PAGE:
Tuesday, January 08, 2008

Nepotism in SF?

Carol Pinchefsky thinks so. (Or at least is willing to entertain the idea long enough to write an article on it.)

The money quote: "one editor of a major publication house gave his girlfriend, an author, a large advance and bragged to his colleagues about making his next house payment."

Since Antick Musings is all about uncomfortable questions and making connections between things that should be left separate, we're going to tackle the important question -- who the heck is that mysterious editor?

Who could he be? According to the Science Fiction and Fantasy Editor Wiki, the current male SF/Fantasy editors are:

  • Lou Anders, who is married
  • Gardner Dozois -- has he bought anything from Susan Casper on the house-payment level? (I seriously doubt it.)
  • Russell B. Farr of Ticonderoga Publications -- of whom I have no knowledge, but he's Australian, and the Australian SFF Cabal invited me to their wild party before World Fantasy, so I'll give him the element of the doubt.
  • James Frenkel -- is he Joan Vinge's editor? That would be odd, but not unknown. (cf. the late James Rigney) On the other hand, they're married, so she's not his "girlfriend."
  • David G. Hartwell -- is married
  • John Klima -- is married, and I doubt he has that kind of budget to begin with
  • Peter Lavery -- I know nothing about his home life
  • James Minz -- is married
  • Darren Nash -- another one I don't know
  • Patrick Nielsen Hayden -- is married, to a fellow editor at the same house
  • William Schaefer -- owns his company, so who would care?
  • Stanley Schmidt -- is married
  • Paul Stevens -- nah, don't think so
  • Gordon Van Gelder -- is married
  • Sean Wallace -- also married
  • Jacob Weisman -- similarly married
  • Sean Wright of Crowswing Books -- no idea, but I don't think he has a house-payment sized budget
Wikipedia has a longer list, also including many among the dead and inactive. If this is an old and hoary anecdote, it could be about one of them.

I'll also note that I have essentially assumed that a married man could not have a "girlfriend" as well -- an assumption belied by the actual history of the SF field, and I know that -- to simplify things. I also am concentrating on men, even though female editors could also have "girlfriends," simply because it seems ruder to pick on women in this way. (Is that sexist of me?)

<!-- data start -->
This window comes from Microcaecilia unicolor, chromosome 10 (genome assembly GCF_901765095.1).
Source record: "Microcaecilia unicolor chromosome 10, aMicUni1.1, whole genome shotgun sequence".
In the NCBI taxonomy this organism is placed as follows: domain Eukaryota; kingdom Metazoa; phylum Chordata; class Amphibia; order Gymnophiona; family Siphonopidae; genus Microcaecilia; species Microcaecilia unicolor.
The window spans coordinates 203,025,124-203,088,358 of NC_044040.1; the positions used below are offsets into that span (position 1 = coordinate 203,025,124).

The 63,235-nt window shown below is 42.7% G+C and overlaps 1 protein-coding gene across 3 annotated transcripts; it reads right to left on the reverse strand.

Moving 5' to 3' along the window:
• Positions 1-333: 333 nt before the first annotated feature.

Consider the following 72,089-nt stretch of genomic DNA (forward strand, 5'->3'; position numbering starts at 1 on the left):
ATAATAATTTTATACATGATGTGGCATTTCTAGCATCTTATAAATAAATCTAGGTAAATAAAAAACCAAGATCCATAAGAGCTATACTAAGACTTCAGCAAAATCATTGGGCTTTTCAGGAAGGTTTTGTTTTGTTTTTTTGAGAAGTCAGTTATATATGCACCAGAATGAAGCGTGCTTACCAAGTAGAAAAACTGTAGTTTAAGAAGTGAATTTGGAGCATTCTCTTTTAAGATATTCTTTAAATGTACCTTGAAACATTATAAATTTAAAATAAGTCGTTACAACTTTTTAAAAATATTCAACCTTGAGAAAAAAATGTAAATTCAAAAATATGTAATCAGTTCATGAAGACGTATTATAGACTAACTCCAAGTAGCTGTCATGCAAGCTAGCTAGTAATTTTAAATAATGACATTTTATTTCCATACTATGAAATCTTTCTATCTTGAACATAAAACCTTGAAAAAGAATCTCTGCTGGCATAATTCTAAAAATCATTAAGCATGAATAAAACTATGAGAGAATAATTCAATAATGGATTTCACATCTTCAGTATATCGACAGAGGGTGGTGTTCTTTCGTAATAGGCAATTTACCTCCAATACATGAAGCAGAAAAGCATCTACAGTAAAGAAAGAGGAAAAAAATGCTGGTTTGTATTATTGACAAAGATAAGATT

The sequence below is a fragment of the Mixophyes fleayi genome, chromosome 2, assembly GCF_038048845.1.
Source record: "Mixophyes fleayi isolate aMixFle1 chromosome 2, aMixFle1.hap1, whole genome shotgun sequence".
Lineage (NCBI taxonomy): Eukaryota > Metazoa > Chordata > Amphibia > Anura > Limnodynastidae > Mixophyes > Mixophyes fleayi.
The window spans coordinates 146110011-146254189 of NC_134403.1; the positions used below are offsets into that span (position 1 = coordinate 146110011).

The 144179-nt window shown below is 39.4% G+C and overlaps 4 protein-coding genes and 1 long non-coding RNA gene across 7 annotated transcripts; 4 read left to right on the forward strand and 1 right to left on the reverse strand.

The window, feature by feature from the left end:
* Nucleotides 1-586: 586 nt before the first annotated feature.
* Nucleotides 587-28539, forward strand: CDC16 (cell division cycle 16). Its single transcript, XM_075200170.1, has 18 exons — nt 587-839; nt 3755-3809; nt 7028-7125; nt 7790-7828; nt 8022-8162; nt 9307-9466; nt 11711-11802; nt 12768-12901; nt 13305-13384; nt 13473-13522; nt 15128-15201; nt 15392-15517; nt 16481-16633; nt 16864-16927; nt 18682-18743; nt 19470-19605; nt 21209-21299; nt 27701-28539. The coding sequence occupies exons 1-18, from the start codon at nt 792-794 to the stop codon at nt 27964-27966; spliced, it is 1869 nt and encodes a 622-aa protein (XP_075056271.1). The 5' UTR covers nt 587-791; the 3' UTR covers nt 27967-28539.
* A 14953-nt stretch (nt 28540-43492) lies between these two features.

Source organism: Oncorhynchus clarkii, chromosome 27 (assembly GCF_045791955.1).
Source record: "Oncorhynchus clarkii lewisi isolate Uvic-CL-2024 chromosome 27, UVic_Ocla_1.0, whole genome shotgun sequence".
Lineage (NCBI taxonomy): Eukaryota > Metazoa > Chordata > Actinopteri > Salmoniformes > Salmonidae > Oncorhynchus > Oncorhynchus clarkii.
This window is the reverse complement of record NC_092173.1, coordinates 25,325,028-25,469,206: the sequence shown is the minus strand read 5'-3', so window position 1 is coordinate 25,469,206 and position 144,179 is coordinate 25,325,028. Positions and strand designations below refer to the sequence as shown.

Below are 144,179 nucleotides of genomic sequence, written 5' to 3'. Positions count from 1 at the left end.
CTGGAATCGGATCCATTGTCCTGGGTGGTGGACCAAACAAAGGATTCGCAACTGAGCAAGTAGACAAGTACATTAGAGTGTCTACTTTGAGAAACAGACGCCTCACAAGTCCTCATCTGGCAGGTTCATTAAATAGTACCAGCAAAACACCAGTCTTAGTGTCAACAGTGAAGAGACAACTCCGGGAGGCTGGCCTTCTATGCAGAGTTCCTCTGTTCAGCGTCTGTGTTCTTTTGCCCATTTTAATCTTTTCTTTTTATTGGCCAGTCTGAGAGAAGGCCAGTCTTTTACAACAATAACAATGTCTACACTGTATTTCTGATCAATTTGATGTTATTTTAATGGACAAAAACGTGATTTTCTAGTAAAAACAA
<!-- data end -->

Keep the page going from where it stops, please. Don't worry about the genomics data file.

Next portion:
I don't see any good candidates here. Closely reading the quote, "house" implies book publishing, which limits the list. "Colleagues" also implies that this person works in the company of other editors, also limiting the possibilities. (Knowing salacious gossip about who is sleeping with who would help, but I'm usually out of the loop about that. Anyone who wants to cure my ignorance is reminded my e-mail is acwheele at optonline dot net.)

Anyone want to make guesses? (If so, please be cognizant of the libel laws in your locality...)


Cheryl said...

I suspect the technical term for this is something like a "no smoke without fire" quote. The idea being that you drop in a fabricated "real" story about corruption in order to make the denials of the people you have interviewed seem less plausible.

Mike G. said...

I've met Carol a few times, and I don't agree with Cheryl's suspicion.

If the paragraph wasn't substantiated, I'm sure it would have been presented as "There's a story in SF circles that...", and the article wouldn't have suffered.

Andrew Wheeler said...

Well, then, if this is a specific, real person, who is it?

Or is it just a story told to make wanna-be writers feel better about their failures?

Mike G. said...

No clue. But the quote is in the past tense, so it's not unlikely it's someone in the "dead or inactive" category.

Kathryn Cramer said...

You're in the wrong decade.

Kathryn Cramer said...

(Oh, and the girlfriend in question wasn't me. I never owned real estate until 2007.)

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